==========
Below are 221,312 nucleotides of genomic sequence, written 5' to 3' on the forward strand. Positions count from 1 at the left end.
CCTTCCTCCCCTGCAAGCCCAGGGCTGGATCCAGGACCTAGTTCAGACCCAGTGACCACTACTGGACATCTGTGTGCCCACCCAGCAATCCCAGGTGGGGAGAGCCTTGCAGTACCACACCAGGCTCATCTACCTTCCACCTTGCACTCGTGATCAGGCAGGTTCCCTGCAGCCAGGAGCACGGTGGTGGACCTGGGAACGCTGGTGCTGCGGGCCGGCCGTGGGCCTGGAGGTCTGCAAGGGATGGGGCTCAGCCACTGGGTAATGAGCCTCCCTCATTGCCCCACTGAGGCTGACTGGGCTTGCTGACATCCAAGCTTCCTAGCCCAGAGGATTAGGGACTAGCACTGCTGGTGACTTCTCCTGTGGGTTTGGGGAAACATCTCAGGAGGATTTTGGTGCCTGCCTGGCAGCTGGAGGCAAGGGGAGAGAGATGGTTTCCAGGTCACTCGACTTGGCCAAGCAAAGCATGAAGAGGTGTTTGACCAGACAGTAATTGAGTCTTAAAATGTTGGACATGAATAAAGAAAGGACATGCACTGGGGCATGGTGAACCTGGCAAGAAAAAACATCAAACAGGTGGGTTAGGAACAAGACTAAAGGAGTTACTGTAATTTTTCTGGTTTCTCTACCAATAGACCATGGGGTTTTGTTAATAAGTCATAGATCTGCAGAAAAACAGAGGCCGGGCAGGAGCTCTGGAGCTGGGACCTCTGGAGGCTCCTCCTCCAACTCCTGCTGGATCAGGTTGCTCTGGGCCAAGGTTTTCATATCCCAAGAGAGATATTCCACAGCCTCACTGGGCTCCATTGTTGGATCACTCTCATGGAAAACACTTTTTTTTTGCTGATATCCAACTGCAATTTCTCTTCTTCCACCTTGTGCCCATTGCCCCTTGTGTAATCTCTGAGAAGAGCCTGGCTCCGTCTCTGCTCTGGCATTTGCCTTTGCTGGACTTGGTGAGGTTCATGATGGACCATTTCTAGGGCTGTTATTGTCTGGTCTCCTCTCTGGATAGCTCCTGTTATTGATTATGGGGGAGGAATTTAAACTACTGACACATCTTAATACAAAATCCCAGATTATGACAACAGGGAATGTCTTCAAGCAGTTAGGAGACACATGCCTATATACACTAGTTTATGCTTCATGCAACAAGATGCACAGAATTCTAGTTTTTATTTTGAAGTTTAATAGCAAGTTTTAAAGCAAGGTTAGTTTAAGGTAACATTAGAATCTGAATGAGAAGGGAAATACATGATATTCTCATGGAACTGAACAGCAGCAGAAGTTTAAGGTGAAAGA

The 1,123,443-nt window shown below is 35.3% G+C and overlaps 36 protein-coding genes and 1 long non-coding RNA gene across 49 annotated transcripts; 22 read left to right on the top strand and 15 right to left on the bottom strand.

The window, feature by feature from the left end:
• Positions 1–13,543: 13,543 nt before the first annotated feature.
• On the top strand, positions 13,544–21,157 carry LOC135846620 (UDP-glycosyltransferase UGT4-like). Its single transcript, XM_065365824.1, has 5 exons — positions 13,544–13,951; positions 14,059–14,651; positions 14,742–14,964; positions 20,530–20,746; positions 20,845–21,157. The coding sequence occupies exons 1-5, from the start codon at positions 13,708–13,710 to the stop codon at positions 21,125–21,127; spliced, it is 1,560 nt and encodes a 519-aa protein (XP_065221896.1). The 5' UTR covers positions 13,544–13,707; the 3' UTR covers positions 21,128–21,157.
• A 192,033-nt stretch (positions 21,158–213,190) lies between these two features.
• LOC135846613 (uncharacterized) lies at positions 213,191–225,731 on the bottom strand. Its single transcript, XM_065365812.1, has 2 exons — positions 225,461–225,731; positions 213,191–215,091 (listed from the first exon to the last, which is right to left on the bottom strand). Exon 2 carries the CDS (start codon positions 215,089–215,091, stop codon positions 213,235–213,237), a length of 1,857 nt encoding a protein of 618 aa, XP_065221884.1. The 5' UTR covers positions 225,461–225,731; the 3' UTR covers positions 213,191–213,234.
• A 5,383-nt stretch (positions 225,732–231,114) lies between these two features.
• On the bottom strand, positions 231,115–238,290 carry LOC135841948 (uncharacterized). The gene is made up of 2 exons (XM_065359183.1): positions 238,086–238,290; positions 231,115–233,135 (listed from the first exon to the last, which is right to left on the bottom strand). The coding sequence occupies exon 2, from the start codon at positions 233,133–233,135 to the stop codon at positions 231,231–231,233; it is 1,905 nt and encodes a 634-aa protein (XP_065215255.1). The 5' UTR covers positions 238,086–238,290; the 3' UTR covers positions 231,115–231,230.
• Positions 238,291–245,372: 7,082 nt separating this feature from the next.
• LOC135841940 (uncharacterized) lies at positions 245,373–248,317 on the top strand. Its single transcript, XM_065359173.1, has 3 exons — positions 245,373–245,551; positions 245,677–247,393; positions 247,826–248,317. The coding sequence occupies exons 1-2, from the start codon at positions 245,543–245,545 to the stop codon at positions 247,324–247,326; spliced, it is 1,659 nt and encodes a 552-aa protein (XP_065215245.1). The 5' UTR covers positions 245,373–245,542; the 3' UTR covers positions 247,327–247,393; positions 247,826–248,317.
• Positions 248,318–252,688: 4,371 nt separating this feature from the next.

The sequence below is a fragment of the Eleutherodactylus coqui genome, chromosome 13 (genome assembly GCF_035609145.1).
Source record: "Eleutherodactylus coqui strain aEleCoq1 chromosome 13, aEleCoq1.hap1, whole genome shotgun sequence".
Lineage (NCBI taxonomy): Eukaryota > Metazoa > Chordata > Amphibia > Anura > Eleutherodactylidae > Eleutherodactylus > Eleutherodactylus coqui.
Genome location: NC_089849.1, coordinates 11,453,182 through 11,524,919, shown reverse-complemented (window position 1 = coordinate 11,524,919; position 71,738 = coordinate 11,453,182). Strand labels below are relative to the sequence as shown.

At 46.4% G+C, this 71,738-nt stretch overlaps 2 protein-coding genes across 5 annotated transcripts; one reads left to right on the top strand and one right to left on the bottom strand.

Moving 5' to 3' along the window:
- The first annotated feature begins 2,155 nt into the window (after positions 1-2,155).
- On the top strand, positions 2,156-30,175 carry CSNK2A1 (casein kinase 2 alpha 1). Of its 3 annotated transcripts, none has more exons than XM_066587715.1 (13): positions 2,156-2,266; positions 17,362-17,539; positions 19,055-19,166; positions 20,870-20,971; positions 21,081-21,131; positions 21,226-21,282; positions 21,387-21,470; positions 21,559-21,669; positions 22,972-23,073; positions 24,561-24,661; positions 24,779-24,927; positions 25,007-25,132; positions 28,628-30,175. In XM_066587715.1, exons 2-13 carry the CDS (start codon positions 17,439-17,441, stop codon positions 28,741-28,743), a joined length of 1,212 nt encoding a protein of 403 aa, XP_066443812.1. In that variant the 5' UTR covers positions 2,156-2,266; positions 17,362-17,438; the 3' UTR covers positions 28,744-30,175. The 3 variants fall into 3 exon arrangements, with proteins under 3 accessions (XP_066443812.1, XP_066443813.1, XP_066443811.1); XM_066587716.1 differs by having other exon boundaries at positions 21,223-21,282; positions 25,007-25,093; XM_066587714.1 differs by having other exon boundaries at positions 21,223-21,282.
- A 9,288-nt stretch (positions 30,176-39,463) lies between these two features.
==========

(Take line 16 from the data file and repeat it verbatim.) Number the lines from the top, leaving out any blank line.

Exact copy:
Lineage (NCBI taxonomy): Eukaryota > Metazoa > Chordata > Amphibia > Anura > Eleutherodactylidae > Eleutherodactylus > Eleutherodactylus coqui.